Intel is quietly discontinuing its Compute Cards, the credit card-sized modular computing platform that it once positioned as the solution to laptop and all-in-one PC upgrades. The Compute Card system was first launched in 2017, each containing a processor, memory, and storage.
The idea was straightforward. Devices that might traditionally not support upgrading of components like CPU or RAM, such as laptops, all-in-one desktop PCs, and business or industrial equipment like point-of-sale terminals, could use the Compute Card platform to provide owners with a way of upgrading the core specifications.
Pull out the existing Compute Card, so the argument went, and you could slot in a newer, updated version and get an instant upgrade. Intel’s vision of modularity got some interesting third-party support, too. NexDock announced it would offer an ultraportable laptop which relied on a Compute Card for its brain.
Unfortunately that strategy only makes sense as long as Intel remains committed to the form-factor, and it seems Compute Card is going the same way as PCMCIA and other abandoned platforms. No new Compute Cards are in development, the chip-maker confirmed to Tom’s Hardware. While it will continue selling – and supporting – its current models, they won’t be replaced with upgraded versions.
“We continue to believe modular computing is a market where there are many opportunities for innovation,” an Intel spokesperson said. “However, as we look at the best way to address this opportunity, we’ve made the decision that we will not develop new Compute Card products moving forward. We will continue to sell and support the current Compute Card products through 2019 to ensure our customers receive the support they need with their current solutions, and we are thankful for their partnership on this change.”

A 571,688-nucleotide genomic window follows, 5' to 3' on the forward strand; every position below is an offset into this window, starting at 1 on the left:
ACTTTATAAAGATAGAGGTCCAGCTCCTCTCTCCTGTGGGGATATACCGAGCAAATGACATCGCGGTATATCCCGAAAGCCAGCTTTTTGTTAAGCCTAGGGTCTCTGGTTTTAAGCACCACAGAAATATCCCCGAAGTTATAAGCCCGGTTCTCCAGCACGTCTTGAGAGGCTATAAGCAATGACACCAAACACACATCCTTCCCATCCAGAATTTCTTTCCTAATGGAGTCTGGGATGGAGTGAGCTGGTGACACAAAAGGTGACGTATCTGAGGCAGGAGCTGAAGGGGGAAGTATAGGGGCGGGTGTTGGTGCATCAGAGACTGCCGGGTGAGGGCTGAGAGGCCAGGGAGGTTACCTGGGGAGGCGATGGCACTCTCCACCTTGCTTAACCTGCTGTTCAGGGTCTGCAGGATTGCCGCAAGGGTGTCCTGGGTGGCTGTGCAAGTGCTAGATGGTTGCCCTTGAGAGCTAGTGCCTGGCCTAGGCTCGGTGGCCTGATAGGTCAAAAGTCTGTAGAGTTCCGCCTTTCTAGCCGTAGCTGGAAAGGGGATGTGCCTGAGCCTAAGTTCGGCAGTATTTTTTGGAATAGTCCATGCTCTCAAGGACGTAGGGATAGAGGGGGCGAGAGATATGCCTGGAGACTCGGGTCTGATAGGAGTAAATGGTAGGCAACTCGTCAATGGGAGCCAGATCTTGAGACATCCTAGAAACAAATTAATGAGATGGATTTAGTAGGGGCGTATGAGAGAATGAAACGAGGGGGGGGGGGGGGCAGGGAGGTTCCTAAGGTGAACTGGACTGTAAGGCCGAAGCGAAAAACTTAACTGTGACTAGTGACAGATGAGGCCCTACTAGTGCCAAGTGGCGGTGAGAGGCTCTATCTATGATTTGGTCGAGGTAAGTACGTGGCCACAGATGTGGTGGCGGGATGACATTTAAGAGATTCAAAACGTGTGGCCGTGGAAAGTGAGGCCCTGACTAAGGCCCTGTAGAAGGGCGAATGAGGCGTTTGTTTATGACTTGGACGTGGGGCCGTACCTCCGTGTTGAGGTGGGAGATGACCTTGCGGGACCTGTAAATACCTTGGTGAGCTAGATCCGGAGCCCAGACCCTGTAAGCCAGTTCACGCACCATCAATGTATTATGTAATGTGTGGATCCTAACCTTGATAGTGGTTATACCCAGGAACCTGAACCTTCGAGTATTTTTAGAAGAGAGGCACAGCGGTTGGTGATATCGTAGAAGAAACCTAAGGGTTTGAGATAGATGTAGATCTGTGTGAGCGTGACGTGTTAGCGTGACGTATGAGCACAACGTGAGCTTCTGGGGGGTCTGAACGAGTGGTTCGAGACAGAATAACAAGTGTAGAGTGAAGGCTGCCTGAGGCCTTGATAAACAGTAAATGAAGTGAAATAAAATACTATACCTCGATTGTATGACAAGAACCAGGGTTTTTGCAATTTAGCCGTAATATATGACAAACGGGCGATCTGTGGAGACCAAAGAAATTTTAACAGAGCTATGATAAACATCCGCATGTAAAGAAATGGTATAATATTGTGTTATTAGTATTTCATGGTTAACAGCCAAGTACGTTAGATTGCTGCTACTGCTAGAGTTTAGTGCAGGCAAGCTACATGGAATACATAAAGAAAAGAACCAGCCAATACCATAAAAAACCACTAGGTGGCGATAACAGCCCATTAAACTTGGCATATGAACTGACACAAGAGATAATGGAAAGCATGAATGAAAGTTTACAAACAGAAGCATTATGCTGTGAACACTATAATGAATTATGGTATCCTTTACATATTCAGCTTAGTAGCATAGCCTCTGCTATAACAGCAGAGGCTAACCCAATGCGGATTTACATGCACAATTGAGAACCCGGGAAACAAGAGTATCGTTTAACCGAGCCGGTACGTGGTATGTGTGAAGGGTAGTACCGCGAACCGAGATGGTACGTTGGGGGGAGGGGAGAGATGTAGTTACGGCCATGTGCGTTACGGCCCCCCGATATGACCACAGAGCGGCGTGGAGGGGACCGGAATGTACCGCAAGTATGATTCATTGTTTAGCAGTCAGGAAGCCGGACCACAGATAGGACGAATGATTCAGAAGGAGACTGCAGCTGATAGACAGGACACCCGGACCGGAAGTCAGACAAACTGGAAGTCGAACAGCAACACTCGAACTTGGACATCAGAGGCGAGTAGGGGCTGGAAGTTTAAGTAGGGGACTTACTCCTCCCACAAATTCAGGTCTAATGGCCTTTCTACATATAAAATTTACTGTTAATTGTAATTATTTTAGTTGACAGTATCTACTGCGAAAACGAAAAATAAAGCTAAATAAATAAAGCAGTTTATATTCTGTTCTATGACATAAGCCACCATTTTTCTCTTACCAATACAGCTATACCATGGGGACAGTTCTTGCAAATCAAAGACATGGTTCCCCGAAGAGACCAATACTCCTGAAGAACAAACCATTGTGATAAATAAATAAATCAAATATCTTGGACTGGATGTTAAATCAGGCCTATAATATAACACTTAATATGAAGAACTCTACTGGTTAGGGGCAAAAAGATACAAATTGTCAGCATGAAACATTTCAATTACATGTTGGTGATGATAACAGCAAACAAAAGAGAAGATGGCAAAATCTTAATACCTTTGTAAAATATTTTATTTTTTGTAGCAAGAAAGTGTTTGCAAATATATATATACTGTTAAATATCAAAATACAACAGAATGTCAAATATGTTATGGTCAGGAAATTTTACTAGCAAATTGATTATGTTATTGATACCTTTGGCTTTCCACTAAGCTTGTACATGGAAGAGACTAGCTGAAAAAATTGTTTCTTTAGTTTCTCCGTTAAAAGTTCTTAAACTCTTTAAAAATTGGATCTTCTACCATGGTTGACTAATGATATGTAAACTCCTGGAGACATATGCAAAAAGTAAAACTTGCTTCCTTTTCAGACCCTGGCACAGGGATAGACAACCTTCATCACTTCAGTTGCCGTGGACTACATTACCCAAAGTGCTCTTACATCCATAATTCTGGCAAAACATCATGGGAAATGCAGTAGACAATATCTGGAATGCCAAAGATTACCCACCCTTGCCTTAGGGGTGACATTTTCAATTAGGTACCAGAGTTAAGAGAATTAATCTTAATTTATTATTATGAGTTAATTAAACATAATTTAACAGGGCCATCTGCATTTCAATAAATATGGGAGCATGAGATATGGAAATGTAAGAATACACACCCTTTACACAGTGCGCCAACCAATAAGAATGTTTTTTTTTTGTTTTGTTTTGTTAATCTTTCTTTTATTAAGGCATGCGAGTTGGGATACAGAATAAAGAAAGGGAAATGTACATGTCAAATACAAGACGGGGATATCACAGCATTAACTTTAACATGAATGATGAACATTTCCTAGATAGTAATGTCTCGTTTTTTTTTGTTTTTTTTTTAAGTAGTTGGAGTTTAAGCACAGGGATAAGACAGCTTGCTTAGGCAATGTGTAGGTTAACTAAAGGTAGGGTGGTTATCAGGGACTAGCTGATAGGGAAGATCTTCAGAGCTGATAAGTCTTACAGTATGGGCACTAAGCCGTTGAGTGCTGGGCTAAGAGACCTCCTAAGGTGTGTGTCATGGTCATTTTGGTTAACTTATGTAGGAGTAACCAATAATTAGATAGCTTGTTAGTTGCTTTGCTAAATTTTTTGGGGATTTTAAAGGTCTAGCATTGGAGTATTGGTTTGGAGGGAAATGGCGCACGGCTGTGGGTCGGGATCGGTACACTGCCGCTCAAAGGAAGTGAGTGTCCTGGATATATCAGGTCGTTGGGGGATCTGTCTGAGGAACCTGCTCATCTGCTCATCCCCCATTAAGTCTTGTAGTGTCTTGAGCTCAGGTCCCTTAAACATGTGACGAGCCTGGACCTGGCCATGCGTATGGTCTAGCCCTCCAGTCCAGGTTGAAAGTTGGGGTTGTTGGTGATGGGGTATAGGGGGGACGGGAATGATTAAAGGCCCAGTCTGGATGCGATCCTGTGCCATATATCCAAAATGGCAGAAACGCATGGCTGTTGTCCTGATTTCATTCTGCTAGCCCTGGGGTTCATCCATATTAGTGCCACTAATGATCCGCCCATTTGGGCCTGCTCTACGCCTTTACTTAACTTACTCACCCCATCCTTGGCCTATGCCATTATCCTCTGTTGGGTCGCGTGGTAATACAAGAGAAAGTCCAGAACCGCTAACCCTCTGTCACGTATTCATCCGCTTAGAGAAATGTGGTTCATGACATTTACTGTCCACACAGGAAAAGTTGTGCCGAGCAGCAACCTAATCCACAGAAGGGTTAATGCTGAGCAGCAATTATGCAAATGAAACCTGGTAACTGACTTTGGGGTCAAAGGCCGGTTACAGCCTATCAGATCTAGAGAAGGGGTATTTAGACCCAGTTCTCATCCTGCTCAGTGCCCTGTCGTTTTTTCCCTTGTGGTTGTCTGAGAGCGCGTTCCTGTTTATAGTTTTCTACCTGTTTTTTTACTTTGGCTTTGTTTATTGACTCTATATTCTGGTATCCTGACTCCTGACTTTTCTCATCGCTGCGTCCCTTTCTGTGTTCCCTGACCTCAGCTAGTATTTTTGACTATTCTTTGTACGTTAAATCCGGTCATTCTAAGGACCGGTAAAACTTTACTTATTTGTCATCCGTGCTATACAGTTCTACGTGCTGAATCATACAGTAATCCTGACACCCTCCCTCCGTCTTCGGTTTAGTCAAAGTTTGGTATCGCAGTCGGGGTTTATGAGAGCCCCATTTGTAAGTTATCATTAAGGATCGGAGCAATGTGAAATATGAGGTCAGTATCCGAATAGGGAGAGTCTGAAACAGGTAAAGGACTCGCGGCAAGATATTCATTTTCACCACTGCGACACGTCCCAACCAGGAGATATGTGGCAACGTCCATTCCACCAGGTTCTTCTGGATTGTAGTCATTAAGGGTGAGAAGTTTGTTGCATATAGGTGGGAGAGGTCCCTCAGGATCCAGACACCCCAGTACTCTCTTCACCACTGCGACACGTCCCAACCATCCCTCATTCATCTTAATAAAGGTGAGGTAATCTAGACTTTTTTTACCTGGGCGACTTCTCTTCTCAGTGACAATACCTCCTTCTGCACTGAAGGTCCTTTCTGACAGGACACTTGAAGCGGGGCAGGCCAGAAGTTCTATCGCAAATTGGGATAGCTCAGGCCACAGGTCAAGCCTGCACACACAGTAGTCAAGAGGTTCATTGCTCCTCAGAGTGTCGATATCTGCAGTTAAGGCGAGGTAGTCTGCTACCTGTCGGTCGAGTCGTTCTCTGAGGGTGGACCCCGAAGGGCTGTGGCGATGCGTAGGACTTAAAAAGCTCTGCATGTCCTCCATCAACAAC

Unfortunately for partners like NexDock, it means the platform they built around has reached a sudden dead end. The company confirmed this week that it was putting its NexPad project for a Compute Card-based laptop on hold, “until there is more visibility about the future of Compute Cards.” Intel’s confirmation that the platform is, indeed, at the end of its life seems likely to make that pause permanent.
Instead, NexDock will focus on making a new laptop, the NexDock 2. Instead of onboard interchangeable components, it will rely on a connected smartphone with a desktop mode – like DeX on Samsung’s Galaxy series, or Huawei’s Easy Projection – to power everything.
As for other partners, Intel listed Sharp and LG Display as having products ready for Compute Card, as well as Foxconn. Lenovo, Dell, and HP were also said to be working on potential products, though Intel’s site hadn’t been updated since 2017, and market launches failed to follow.